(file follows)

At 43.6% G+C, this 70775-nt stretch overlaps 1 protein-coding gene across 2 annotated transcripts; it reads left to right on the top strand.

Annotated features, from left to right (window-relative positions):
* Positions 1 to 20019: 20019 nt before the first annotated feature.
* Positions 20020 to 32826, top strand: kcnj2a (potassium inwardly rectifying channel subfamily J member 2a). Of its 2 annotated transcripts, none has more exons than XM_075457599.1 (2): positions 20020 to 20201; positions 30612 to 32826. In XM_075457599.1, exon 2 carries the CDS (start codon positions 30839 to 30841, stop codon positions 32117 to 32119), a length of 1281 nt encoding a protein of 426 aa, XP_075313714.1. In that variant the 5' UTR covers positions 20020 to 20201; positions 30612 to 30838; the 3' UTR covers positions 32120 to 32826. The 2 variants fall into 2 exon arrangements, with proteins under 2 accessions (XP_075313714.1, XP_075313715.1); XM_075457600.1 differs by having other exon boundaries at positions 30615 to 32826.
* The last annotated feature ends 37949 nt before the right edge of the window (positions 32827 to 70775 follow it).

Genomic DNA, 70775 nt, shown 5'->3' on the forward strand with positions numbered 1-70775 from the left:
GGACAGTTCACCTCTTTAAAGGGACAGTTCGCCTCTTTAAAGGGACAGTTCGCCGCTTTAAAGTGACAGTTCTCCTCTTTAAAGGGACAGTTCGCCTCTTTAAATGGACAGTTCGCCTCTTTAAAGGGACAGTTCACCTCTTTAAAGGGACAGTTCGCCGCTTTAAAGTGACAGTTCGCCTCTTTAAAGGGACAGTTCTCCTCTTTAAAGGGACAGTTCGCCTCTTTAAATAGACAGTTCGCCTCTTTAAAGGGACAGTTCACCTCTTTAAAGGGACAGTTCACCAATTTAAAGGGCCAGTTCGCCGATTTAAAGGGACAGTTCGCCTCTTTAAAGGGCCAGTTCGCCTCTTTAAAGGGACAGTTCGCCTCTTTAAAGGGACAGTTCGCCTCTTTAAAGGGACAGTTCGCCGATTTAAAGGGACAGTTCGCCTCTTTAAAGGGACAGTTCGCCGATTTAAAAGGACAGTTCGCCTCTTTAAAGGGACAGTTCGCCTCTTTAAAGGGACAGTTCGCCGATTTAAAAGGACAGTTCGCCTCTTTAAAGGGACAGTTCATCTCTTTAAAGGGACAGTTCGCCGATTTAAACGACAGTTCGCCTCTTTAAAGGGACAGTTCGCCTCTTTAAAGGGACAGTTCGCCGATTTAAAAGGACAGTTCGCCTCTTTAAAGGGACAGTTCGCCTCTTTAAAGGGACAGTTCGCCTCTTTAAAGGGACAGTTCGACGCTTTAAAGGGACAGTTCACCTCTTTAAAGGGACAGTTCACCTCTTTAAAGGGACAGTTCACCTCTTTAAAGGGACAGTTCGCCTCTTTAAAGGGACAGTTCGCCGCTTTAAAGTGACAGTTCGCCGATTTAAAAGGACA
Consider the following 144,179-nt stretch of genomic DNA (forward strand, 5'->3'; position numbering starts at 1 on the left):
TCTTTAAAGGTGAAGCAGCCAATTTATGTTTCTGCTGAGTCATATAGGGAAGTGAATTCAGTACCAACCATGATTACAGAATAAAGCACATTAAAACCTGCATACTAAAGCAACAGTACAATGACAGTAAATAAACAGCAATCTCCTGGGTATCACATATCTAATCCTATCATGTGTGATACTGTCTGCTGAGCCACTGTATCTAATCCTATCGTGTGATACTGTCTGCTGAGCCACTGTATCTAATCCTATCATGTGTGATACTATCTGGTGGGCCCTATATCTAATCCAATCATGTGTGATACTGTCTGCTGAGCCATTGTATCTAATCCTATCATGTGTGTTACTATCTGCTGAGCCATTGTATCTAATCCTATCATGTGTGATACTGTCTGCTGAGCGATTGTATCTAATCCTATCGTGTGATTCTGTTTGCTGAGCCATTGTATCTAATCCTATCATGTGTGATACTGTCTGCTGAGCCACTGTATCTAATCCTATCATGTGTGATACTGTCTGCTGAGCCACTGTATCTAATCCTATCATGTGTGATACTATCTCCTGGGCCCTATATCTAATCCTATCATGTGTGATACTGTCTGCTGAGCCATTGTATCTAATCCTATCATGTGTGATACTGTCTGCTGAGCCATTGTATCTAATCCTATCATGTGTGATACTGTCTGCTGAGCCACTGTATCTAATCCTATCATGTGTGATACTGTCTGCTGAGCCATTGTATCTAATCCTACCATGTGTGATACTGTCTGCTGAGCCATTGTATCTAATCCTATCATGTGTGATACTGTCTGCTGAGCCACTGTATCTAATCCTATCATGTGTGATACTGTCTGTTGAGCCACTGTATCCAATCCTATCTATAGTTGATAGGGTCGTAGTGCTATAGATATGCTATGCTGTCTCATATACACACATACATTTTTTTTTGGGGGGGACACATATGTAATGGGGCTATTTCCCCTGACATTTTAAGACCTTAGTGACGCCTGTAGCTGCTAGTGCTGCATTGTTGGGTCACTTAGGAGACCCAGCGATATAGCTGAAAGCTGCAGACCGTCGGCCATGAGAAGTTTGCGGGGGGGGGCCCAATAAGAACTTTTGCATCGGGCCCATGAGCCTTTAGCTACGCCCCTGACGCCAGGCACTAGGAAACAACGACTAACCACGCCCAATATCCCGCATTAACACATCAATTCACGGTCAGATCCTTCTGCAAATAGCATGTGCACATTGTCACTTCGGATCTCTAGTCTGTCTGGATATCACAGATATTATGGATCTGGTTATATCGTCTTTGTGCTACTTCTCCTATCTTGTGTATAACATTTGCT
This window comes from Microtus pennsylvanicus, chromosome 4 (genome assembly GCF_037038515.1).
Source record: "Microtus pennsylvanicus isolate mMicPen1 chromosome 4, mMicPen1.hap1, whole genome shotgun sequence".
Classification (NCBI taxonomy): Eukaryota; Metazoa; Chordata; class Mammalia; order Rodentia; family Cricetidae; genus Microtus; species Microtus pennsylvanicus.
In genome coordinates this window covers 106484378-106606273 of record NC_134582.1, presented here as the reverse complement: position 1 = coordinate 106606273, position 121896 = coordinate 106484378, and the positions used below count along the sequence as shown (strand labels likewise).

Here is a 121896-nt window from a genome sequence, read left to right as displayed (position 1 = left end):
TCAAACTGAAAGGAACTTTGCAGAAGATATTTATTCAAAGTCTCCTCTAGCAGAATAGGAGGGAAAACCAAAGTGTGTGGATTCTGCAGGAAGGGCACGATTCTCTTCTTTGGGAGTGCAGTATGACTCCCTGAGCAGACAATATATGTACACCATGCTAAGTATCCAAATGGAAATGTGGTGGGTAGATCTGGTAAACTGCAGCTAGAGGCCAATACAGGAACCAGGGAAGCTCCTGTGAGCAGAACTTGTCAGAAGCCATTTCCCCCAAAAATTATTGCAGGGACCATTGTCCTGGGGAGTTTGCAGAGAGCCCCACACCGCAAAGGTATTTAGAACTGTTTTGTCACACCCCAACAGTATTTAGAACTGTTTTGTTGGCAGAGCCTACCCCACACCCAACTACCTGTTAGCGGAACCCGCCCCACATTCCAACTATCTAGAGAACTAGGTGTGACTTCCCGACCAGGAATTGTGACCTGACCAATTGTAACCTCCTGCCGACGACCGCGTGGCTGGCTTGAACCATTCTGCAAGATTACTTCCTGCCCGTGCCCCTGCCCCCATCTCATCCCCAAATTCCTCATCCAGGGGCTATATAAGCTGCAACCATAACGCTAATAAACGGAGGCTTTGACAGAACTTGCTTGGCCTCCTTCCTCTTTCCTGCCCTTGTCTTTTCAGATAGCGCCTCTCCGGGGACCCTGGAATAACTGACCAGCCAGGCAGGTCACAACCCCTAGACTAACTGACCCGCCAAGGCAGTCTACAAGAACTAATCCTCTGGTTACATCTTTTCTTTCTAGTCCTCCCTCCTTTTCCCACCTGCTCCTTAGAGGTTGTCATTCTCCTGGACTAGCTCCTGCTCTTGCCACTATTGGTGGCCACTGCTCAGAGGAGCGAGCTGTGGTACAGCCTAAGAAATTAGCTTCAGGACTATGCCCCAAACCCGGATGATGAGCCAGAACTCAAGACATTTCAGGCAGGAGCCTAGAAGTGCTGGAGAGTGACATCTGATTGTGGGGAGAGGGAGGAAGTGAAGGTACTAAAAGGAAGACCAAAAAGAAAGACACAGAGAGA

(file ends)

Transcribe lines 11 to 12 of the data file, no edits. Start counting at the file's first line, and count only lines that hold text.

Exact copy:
Source record: "Microtus pennsylvanicus isolate mMicPen1 chromosome 4, mMicPen1.hap1, whole genome shotgun sequence".
Classification (NCBI taxonomy): Eukaryota; Metazoa; Chordata; class Mammalia; order Rodentia; family Cricetidae; genus Microtus; species Microtus pennsylvanicus.